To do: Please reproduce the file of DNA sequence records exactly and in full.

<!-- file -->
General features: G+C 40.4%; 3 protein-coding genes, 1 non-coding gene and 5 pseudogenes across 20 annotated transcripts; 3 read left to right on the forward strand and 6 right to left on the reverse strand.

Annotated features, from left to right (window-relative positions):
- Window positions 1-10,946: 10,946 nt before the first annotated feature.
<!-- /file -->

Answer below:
General features: G+C 40.4%; 3 protein-coding genes, 1 non-coding gene and 5 pseudogenes across 20 annotated transcripts; 3 read left to right on the forward strand and 6 right to left on the reverse strand.

Annotated features, from left to right (window-relative positions):
- Window positions 1-10,946: 10,946 nt before the first annotated feature.